First-in-human clinical trial evaluates safety of combination therapy to treat B-cell lymphomas

lymphoma cells

Lymphomas affect the immune system’s lymphocytes. A new clinical trial is set to explore a targeted combination therapy for multiple types of lymphoma.
Photo credit: NCI Visuals Online

A new phase I clinical trial to evaluate the safety and maximum tolerated dosage of a five-drug targeted combination therapy called ViPOR for patients with relapsed and treatment-resistant, or refractory, B-cell lymphomas is open at the National Institutes of Health (NIH) Clinical Center in Bethesda, Maryland. Individually, all five drugs have shown efficacy in battling lymphomas and certain blood cancers but are typically never used in combinations of more than two or three to treat these cancers.

“The current treatment for relapsed and refractory B-cell lymphomas is chemotherapy and antibody therapy together, which is known as chemoimmunotherapy, but this rarely provides long-term control of disease,” says Christopher Melani, M.D., Staff Clinician in the Lymphoid Malignancies Branch. “When a disease is resistant to chemoimmunotherapy, you need to try a different type of therapy.”

Lymphomas are cancers of lymphocytes, a type of white blood cell integral to the immune system.  There are more than 45 different types of lymphoma, including both Hodgkin and non-Hodgkin types. B-cell lymphomas are the most common non-Hodgkin type. Although many lymphomas respond well to traditional radiation and chemoimmunotherapy treatments with long-term remission rates as high as 90 percent, a large proportion of patients with certain aggressive lymphomas develop relapsed or refractory disease. Such patients rarely benefit from standard therapies.

This new trial, led by Dr. Melani, will determine the best dosage and potential side effects of a therapy called ViPOR, named for the combination of drugs it includes: venetoclax, ibrutinib, prednisone, obinutuzumab and revlimid.

Although each of the ViPOR drugs has shown some efficacy against lymphomas, they rarely cause these cancers to go into complete remission when administered alone. When used in combination, however, preclinical studies in human cancer cell lines and in mice with lymphoma have shown that the ViPOR drugs kills lymphoma cells more effectively than single-drug therapies and have the potential to act synergistically with each drug to magnify the cancer-fighting power of the others.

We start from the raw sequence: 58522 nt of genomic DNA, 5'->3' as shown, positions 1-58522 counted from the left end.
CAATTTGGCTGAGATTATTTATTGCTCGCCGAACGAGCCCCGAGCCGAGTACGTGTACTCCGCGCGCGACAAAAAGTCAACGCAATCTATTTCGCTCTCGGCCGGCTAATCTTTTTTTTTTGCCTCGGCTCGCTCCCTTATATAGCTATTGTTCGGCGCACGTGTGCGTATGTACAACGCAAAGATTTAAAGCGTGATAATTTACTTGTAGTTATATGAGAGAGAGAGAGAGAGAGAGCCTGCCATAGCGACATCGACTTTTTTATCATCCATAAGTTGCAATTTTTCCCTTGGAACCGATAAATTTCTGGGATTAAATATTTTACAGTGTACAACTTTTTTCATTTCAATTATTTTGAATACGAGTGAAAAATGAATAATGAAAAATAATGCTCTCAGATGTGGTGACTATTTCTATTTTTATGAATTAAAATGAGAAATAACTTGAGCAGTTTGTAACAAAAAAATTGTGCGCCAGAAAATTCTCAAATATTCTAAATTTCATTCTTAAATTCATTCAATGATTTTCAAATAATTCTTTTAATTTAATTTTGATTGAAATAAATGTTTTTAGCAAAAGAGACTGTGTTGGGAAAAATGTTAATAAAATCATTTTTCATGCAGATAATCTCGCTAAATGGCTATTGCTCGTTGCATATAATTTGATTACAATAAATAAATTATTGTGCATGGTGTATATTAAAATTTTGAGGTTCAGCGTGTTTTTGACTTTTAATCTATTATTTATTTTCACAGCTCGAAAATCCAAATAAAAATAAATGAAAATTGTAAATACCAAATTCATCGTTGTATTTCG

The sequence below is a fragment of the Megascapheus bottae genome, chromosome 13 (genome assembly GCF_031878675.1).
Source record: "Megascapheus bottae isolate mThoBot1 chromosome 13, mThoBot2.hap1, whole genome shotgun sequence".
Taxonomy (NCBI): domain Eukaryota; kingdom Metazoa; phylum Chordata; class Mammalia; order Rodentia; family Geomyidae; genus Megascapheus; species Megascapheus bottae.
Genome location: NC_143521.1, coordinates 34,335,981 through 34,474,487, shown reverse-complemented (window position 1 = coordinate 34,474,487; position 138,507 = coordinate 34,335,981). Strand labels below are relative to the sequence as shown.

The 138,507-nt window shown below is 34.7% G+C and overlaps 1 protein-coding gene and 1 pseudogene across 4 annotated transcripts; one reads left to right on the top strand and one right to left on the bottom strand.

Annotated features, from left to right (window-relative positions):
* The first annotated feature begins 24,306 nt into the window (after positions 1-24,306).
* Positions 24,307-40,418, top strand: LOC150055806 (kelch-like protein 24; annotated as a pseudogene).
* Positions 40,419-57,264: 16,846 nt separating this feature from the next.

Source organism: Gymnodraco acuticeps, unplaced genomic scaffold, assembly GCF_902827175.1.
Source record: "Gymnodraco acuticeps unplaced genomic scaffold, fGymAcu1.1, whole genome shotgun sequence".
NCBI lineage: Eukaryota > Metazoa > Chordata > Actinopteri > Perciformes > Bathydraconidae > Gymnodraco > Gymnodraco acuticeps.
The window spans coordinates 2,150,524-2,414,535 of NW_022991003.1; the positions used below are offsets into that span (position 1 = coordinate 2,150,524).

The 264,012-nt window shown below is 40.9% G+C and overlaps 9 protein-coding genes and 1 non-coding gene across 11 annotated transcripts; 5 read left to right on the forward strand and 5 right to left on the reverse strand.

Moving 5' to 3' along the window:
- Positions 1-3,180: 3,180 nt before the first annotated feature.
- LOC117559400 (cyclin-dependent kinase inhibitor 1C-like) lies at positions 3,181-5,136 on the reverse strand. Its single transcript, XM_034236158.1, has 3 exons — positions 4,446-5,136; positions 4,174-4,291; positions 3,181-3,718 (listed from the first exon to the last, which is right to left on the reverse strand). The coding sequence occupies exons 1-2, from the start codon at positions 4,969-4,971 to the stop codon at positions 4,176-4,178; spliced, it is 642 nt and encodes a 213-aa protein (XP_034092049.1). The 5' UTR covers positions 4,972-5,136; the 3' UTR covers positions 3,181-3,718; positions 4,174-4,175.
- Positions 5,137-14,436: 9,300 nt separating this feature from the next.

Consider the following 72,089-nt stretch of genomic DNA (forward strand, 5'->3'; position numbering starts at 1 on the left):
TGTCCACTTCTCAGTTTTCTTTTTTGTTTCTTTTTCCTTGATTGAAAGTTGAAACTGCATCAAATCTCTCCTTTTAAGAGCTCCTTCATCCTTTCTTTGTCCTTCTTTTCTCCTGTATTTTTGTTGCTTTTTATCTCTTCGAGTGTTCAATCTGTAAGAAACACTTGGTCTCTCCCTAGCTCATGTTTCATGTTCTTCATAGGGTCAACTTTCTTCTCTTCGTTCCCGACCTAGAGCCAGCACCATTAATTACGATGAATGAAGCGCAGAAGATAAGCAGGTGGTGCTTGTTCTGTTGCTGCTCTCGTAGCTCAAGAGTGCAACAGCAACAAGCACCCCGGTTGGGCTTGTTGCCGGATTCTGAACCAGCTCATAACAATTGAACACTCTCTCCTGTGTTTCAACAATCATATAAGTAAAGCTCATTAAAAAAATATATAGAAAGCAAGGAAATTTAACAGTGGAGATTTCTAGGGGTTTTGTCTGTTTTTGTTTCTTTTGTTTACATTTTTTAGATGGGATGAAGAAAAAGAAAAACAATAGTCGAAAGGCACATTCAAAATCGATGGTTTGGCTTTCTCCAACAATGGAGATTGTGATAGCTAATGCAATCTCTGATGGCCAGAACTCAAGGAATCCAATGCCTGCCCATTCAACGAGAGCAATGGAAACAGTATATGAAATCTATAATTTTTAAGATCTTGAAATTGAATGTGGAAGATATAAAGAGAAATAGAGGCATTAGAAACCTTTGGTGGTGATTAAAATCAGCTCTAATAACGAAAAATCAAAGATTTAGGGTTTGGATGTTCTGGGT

“By giving multiple agents at once, this prevents development of resistance to therapies,” says Dr. Melani. According to Melani, the approach has the potential to drive the lymphomas into deep and long-term remission, especially in patients who cannot tolerate, who don’t respond to or who relapse after standard chemoimmunotherapies.

ViPOR works by targeting and disrupting four key pathways used by cancerous lymphoma cells to grow and survive. “Unlike traditional chemotherapy treatments, which can disrupt DNA synthesis and cause many side effects, ViPOR targets specific proteins,” says Melani. “And for that reason, the drugs are likely to induce fewer side effects in patients.”

Giving patients a combination of five drugs does, however, raise the potential for synergistic side effects, but Melani and colleagues have designed their protocol to minimize such risk. “Giving this regimen in cycles, which include breaks in treatment, allows patients to recover from potential side effects before the next cycle of therapy,” Dr. Melani says. “Continuous administration as is done with monotherapy or doublet therapy does not generally give a break to allow recovery from side effects.”

Melani hopes to test ViPOR against as many different types of lymphoma as possible in the trial, so patient recruitment is key. Patients 18 and older with confirmed refractory or relapsed B-cell lymphoma who are interested in taking part in the study are encouraged to contact Maureen Edgerly, R.N., at 240-760-6013 to discuss their potential eligibility. Unfortunately, the study cannot accept patients with chronic lymphocytic leukemia/small lymphocytic lymphoma (CLL/SLL) and mantle cell lymphoma due to their risk of developing a life-threatening condition called tumor lysis syndrome.

“We’re very excited about this trial because the regimen has never been tried in humans before,” says Dr. Melani. “Our patients are extremely brave to be testing a new regimen with potential unknown side effects, but the hope of a benefit for treating their underlying disease when all other therapies have stopped working gives them the strength to participate in studies such as this. We hope in the end that it becomes a standard regimen that’s available to patients all over the world.”

For more about first-in-human trials at the NIH Clinical Center, watch the Discovery Channel’s documentary released this past summer.

The Center for Cancer Research is NCI’s internal cancer center, a publicly funded organization working to improve the lives of cancer patients by solving important, challenging and neglected problems in cancer research and patient care.  Highly trained physician-scientists develop and carry out clinical trials to create the medicines of tomorrow treating patients at the world’s largest dedicated research hospital on the campus of the National Institutes of Health in Bethesda, Maryland.  For more information on CCR clinical trials click here and subscribe to have the latest CCR clinical trials sent directly to your inbox.

Summary Posted: 02/2018